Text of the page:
New investments in high end photonics technology

04 November 2010

Neuroscience Campus teams led by Ronald van Kesteren, Guus Smit, Huibert Mansvelder and Marloes Groot acquire over one million Euro of support by NWO to innovate photonics and live cell imaging facilities.

Two NWO-Investment subsidies for research on synapses

Synapses are the most elementary information processing units in the brain. We know for decades already that synapses transmit signals form one nerve cell to another, and that adaptive changes in the strength of synaptic transmission are essential to our cognitive abilities. Yet, surprisingly little is known about the molecules that mediate synaptic change in response to stimulation, or the rules that govern synaptic change in the intact living brain. This is going to change however since NWO has awarded two Medium Investment-grants to the collaborating teams of Systems Biology of the Synapse and the Photonics and Life Cell Imaging group on our campus to develop new imaging techniques for studying synapses in vitro and in vivo.

The team of Ronald van Kesteren and prof. Guus Smit received a grant to invest in automated confocal cellular imaging and screening instrumentation. High-resolution confocal imaging, together with automated image acquisition and advanced online image analysis algorithms will be used for the systematic functional analysis genes and proteins that mediate synapse formation and synaptic plasticity in vitro.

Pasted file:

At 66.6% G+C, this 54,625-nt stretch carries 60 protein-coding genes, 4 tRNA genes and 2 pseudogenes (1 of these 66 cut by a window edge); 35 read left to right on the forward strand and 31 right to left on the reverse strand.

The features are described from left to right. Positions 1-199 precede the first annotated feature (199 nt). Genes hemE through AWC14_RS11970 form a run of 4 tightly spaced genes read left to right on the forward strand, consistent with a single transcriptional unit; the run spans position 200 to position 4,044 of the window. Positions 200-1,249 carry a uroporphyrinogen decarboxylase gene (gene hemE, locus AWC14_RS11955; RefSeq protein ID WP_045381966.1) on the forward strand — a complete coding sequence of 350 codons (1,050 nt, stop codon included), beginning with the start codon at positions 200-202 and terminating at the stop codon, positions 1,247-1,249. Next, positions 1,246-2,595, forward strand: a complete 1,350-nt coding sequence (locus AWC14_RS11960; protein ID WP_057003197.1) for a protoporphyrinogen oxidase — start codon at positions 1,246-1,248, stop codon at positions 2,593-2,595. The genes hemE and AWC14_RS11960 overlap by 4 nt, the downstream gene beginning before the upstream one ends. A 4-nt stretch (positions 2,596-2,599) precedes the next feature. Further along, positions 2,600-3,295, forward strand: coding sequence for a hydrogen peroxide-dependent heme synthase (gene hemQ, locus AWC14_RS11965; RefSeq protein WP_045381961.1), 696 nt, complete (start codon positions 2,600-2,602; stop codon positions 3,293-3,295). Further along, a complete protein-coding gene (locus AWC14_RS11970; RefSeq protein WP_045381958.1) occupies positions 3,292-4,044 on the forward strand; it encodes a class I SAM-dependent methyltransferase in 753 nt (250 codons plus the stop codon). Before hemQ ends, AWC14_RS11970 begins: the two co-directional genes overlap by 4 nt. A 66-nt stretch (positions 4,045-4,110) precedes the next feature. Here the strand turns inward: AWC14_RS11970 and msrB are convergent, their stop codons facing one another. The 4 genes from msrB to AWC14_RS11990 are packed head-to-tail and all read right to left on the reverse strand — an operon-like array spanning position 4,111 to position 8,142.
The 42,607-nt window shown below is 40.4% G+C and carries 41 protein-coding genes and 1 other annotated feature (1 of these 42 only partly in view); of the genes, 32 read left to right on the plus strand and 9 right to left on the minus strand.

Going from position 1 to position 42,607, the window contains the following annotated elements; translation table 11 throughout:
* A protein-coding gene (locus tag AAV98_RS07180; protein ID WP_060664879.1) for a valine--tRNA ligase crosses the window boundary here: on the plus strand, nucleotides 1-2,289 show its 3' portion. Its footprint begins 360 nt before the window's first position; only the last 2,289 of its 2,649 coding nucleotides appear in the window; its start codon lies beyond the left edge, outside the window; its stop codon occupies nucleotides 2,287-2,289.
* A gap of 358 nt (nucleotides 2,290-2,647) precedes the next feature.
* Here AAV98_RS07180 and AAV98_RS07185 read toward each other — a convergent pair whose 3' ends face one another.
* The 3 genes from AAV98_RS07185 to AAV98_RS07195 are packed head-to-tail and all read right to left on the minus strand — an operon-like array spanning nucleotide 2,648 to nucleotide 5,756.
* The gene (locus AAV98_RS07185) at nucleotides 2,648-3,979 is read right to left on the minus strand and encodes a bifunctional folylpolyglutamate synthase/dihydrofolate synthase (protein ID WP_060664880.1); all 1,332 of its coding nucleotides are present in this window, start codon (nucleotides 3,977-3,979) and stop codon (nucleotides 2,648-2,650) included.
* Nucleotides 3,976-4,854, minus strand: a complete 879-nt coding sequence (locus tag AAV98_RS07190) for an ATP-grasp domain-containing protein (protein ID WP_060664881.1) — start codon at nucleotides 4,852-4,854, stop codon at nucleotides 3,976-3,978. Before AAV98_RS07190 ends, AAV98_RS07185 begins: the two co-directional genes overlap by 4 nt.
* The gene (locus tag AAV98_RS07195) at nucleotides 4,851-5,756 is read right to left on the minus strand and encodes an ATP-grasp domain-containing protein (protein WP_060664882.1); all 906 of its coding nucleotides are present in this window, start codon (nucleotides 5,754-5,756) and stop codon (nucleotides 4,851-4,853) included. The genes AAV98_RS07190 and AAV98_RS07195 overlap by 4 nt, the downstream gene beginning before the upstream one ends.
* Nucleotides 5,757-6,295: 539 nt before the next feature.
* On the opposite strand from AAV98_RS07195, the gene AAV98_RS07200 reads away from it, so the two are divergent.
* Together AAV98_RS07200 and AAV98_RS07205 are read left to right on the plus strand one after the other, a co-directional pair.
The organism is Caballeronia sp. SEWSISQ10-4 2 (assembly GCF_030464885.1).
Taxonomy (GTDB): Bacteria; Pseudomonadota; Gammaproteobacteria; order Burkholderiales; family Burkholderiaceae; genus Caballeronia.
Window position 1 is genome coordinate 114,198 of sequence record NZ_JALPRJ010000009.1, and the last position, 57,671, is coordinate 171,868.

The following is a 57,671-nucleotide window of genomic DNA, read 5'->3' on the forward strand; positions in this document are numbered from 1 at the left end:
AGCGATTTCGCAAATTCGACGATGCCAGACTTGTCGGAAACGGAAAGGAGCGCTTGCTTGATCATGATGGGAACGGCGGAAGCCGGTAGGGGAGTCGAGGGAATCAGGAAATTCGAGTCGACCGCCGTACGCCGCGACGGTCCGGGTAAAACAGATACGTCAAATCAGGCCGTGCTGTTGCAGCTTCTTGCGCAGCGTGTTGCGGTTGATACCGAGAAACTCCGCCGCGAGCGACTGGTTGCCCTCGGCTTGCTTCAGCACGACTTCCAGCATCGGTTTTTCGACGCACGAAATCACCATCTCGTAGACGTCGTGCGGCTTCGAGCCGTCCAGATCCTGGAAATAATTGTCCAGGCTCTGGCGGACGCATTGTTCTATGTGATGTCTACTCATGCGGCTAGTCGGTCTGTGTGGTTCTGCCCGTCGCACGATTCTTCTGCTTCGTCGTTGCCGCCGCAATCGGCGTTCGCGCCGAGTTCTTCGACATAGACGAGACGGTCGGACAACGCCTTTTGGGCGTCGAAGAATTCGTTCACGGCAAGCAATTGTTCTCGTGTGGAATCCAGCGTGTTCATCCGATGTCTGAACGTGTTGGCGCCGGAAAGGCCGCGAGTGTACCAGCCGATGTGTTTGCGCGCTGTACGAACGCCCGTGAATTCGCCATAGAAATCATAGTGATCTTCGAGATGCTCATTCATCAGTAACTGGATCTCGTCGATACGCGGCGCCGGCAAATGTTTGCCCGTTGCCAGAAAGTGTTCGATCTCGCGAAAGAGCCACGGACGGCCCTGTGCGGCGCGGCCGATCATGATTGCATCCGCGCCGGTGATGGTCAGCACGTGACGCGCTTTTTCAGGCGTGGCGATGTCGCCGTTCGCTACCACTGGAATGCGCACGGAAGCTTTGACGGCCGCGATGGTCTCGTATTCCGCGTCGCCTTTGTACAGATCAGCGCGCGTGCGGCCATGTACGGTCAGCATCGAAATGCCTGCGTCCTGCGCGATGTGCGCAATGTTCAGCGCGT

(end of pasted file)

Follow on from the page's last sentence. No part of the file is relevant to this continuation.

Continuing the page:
Moreover Prof. Huib Mansvelder and prof. Marloes Groot (program leaders of the Neuroscience Campus research program Photonics and Life Cell Imaging) received a second NWO Investment grant to invest in infrared laser equipment and non-linear optical registration techniques. These will be used to simultaneously manipulate and record the activity of individual synapses in brains of living animals.

Both investments individually contribute to existing cellular imaging and screening facilities within the CNCR. Moreover, they will jointly contribute to new avenues for studying neuronal synapses and significantly advance our understanding of synapse function and synaptic plasticity.